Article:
The holidays are here and for many families, they bring a flurry of excitement and activity. At the same time, the holidays also see a significant increase in preventable accidents and injuries caused by home fires. According to the National Fire Protection Association (NFPA), 30 percent of home fires and 38 percent of home fire deaths occur during the winter months of December, January and February.
Luckily, simple steps can be taken to reduce the risks of death and injury from a home fire during this busy time of year. As you and your loved ones prepare for the winter festivities, here are a few potential fire hazards to be aware of.
Four Fire Hazards to Avoid:
- Lights and Decorations: According to the NFPA, holiday lights and other electric decorations are involved in an estimated average of 160 home fires each year.
- Avoid overloading electrical outlets or connecting multiple strings of lights and cords.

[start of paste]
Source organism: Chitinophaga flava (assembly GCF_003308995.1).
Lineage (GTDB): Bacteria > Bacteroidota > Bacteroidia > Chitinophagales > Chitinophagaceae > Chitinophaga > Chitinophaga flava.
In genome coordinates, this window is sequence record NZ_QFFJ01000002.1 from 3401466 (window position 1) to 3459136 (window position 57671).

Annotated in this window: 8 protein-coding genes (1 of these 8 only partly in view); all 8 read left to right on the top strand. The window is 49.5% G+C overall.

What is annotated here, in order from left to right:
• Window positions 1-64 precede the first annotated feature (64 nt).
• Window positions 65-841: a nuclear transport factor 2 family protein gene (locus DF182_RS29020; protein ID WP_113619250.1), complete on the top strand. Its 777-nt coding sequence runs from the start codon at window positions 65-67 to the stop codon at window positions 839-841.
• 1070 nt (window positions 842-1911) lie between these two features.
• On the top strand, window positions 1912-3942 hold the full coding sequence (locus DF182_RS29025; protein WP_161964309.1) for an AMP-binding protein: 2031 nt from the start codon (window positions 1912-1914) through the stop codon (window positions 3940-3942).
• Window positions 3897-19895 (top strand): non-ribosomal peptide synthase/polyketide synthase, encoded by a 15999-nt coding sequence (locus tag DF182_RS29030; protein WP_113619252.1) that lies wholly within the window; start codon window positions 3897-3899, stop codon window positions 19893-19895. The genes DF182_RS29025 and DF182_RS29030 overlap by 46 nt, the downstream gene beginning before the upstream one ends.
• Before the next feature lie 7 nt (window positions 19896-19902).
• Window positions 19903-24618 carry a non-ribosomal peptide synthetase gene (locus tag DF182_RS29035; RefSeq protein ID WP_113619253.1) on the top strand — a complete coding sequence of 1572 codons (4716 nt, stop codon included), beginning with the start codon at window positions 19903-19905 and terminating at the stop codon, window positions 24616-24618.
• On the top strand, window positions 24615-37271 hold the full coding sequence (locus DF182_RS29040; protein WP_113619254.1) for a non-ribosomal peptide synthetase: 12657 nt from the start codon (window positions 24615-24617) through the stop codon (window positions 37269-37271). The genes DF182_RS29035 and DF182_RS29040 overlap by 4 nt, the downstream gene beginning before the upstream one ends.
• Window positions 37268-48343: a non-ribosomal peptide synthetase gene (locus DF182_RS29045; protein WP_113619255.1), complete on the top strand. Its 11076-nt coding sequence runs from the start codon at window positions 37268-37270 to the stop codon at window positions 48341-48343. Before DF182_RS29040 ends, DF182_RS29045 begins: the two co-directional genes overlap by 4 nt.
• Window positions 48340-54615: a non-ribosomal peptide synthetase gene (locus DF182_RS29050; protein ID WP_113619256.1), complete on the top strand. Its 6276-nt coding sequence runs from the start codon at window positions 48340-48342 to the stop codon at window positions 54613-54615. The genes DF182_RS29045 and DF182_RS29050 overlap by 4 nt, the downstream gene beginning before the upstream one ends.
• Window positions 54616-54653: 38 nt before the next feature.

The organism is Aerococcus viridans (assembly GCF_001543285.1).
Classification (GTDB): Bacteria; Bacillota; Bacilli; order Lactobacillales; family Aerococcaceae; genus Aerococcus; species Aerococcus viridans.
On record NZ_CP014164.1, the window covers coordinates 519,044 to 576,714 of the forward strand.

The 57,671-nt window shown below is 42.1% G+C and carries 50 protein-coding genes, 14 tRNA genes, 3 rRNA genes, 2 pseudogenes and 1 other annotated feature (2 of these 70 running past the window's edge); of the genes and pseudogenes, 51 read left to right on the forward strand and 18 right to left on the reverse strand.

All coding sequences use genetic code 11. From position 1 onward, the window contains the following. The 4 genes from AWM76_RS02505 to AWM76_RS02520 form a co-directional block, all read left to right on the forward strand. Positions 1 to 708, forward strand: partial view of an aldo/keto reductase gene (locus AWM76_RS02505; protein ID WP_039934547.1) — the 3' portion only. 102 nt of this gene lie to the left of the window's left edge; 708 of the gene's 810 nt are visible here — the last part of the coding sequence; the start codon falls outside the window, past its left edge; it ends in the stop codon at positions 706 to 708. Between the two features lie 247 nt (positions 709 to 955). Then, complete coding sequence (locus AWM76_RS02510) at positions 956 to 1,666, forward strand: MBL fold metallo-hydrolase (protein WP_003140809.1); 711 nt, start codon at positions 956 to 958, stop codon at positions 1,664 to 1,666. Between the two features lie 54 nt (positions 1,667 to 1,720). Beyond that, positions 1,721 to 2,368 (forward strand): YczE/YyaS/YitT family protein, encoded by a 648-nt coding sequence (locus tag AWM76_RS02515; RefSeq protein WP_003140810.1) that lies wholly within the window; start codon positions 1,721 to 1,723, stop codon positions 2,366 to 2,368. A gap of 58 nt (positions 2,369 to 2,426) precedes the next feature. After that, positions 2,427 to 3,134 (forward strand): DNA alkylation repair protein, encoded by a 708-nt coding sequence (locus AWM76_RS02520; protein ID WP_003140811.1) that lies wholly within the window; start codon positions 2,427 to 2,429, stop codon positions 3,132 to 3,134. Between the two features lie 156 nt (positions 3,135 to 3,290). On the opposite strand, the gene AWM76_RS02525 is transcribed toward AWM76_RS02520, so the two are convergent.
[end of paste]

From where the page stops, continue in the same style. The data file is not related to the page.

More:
- Use LED decorations. Unlike incandescent bulbs, which generate most of their energy in heat, LEDs are cool to the touch.
- Do not leave your decorations up beyond the holiday. Leaving wires exposed to the elements long-term can decrease their shelf life and increase the risk of a fire.
- Counterfeit Electrical Products: Defective products of any kind are a concern during the holidays. Unlike other counterfeit products, an unregulated electrical product can cause a fire, deaths, injuries and substantial property damage. While you may save money in the short term, a fire caused by bargain extension cords could cost far more.
- Holiday Trees: Christmas tree fires are not as common. But, when they do occur, Christmas tree fires are more likely to be serious. One of every three home Christmas tree fires is caused by an electrical problem. Remember to:
- Water a live Christmas tree daily to decrease its flammability.
- Avoid connecting more than two strings of lights together.
- Keep trees away from electric fireplaces and space heaters.
- Holiday cooking: In 2014, the three leading dates for home fires caused by cooking were Thanksgiving, Christmas Eve and Christmas day. In the kitchen, keep anything flammable such as oven mitts, wooden utensils, food wrappers and towels away from the cooking area.